There is nothing like a buffet.


Mr Plinkett, that fine critic from the interweb, suggested in his review of Avatar that Titanic signaled
the sea change of the fall season. Where previously the Summer was for
boys movies and Winter populated with horror films, Oscar wanna
be’s, maybe a comedy or two, and definitely a big
kids– or Christmas themed film. But for the last ten years
there’s been a number of hit films that could have come out in
Summer, that may have also played longer and better than they could
have in summer time.

Big on this was (and is) Harry Potter.
Since 2001 – the first year of the cinematic franchise
– they started in the fall and did around $300 Million.
You’ve also seen DreamWorks and Disney take turns putting out
films around this season – Monsters Inc., A Christmas Carol, Bee Movie, and now Megamind are all going for the Fall Holiday launch. And kids films make sense for the Holidays, so that’s nothing new (Aladdin was a November launch, and that was huge).  

Often, the films play a little more serious. A film like Ocean’s Eleven – even if it is what it is – has an Oscar pedigree in terms of the cast and crew. And a film like I Am Legend was
a huge success, but it’s themes suggested that it was better
served by the fall season. These days I can’t say if
there’s anything fall-ish about Sherlock Holmes, or Tron: Legacy.
Of course, what 2008 and early 2009 taught us is that dates are unimportant if Gran Torino, Paul Blart and Taken could
do over a hundred million dollars with January launches. There are no
hot and cold seasons – though I think the studios like the
breather periods like September or January in the sense that it gives
them a chance to release films that wouldn’t make money with
any real competition. But as studios are less and less interested in
chasing Oscar gold, or what amounts to “real” adult
audiences in that a lot of people who watch Pixar and Iron Man 2 are grown ups, but few children wanted to see Benjamin Button.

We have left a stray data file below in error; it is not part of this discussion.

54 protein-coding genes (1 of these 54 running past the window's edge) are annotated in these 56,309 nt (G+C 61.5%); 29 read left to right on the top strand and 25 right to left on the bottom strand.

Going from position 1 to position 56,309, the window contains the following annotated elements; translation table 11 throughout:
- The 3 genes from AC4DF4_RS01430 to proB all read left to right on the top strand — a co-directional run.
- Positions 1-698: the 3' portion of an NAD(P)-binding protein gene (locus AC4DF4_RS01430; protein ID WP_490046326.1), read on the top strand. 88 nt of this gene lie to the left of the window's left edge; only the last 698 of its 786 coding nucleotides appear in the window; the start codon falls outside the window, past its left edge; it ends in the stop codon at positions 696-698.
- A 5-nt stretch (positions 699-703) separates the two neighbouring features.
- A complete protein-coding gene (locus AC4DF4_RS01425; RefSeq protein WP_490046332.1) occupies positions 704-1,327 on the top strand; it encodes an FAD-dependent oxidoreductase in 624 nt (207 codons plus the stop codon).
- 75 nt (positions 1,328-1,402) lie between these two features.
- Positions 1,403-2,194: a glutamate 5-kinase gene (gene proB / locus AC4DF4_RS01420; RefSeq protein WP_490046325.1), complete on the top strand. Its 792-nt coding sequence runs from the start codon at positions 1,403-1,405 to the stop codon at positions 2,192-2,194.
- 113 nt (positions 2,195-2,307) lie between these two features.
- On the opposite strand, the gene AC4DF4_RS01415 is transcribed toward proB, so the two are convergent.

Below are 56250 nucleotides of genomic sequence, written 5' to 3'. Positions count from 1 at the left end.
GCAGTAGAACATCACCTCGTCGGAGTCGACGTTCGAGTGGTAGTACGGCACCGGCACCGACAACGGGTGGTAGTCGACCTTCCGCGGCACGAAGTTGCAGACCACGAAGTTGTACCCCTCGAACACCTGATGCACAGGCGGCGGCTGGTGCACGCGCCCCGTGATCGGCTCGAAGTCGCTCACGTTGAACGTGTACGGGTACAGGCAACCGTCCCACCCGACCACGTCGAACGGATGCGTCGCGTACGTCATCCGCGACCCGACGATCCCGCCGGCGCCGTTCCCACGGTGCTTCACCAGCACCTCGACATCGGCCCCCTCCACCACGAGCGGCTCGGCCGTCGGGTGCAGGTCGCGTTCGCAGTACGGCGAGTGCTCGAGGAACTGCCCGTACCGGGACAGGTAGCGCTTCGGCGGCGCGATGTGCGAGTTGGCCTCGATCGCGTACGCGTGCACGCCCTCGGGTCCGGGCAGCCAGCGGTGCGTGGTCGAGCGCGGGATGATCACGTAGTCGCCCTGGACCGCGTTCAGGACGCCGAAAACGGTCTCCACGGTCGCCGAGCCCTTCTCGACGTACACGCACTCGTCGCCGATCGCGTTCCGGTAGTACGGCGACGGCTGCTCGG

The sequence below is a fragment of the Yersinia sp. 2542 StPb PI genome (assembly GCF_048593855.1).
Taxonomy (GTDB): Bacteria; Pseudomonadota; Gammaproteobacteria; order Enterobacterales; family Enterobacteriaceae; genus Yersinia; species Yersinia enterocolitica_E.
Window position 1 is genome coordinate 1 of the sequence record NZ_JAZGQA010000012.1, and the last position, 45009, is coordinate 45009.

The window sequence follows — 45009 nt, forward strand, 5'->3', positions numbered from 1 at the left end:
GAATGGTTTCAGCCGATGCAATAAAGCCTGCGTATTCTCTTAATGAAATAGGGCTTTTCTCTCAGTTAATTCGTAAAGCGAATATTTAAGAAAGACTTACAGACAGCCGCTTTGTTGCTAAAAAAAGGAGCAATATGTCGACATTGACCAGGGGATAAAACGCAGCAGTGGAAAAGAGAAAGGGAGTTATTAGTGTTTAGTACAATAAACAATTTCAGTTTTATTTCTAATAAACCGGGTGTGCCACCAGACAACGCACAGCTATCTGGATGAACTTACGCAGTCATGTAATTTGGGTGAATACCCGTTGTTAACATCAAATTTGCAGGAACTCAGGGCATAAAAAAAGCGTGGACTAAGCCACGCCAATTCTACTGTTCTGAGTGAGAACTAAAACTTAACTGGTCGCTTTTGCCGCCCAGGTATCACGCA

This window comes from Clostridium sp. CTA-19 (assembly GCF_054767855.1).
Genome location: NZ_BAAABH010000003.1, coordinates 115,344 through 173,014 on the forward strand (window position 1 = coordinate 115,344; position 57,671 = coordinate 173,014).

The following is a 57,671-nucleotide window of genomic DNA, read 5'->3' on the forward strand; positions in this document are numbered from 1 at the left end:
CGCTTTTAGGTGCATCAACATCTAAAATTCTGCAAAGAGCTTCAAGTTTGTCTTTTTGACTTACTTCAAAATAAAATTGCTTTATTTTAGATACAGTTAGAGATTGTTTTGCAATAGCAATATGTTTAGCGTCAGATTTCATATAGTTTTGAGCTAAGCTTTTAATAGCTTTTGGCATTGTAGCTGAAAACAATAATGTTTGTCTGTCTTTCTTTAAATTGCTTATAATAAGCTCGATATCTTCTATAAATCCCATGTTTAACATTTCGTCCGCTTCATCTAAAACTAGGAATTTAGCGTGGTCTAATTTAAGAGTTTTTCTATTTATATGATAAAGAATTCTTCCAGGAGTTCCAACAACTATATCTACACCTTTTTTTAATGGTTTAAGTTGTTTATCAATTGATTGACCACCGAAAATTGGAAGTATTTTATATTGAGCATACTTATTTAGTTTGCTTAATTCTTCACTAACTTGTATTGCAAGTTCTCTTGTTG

In that, I think The Curious Case of Benjamin Button is
going to be the last of its sort for a while (a film that cost over
$100 Million that was chasing Oscar). This year we saw Fincher chase
Oscar gold again with The Social Network
but did so on a budget. The film will be considered successful-ish. But
this year, the only wide release for the rest of the year that appear
to be Oscar contention material from the majors are Fox’s Love and Other Drugs (basically, it’s an Anne Hathaway nomination at best), How Do You Know (don’t underrate James L. Brooks with the academy), and most obviously Paramount’s True Grit.
The latter also appears to be a western with a great cast and
it’s been long enough since a western came out that
it’s possible the film will lead to talk of a resurgence. But
– for the most part – the films that are going to be
launched over the next two months are now the slightly darker cousins
of their summer brothers. Harry Potter is almost upon us, and Thanksgiving and Christmas are not that far away.

so it begins, the top three films should gross over $100 Million
between then, and it’s possible that the top two will do it.
One of which is practically guaranteed to get near $200 Million (Megamind) regardless of quality, the other (Due Date)
virtually guaranteed to get over $100 Million. And then
there’s Tyler Perry’s latest, which has the class to
be his highest grossing title ever (which is saying something). Word on
the streets is that it follows the course of his body of work
(it’s not supposed to be award caliber, which was the threat a
month ago) so there’s that. But also, this has been a very
white year in cinema, so there may be a bounce because of that.


Megamind has
the marketing muscle and the four-quad appeal of an animated launch.
This means $60-ish, no blinking. I didn’t care for the film,
but it’s in 3-D and it is short. Due Date I
also wasn’t that crazy about, but it has two hot actors, and
the trailers and TV spots have been ruthless about giving away good gags
to get the opening weekend numbers goosed up. For Colored Girls has
a longer title, but I DON’T WANT TO TYPE IT. Tyler Perry
– like Kevin Smith – is a known quantity with a
consistent-ish audience for his work. Again, with the respect given the
source material, and the cast this could have a slightly broader appeal
than his previous work. But Lionsgate doesn’t care –
this is going to be a win for them, and they’re going to send
out screeners regardless.

1. Megamind - $57. 8 Million
2. Due Date – $34.3 Million
3. For Colored Girls Who Have Considered Suicide/When the Rainbow Is Enuf – $22 Million
4. Saw 3-D – $7.3 Million
5. Paranormal Activity 2 - $7 Million

Sunday, I’ll be back in Los Angeles, and very excited about going out dancing.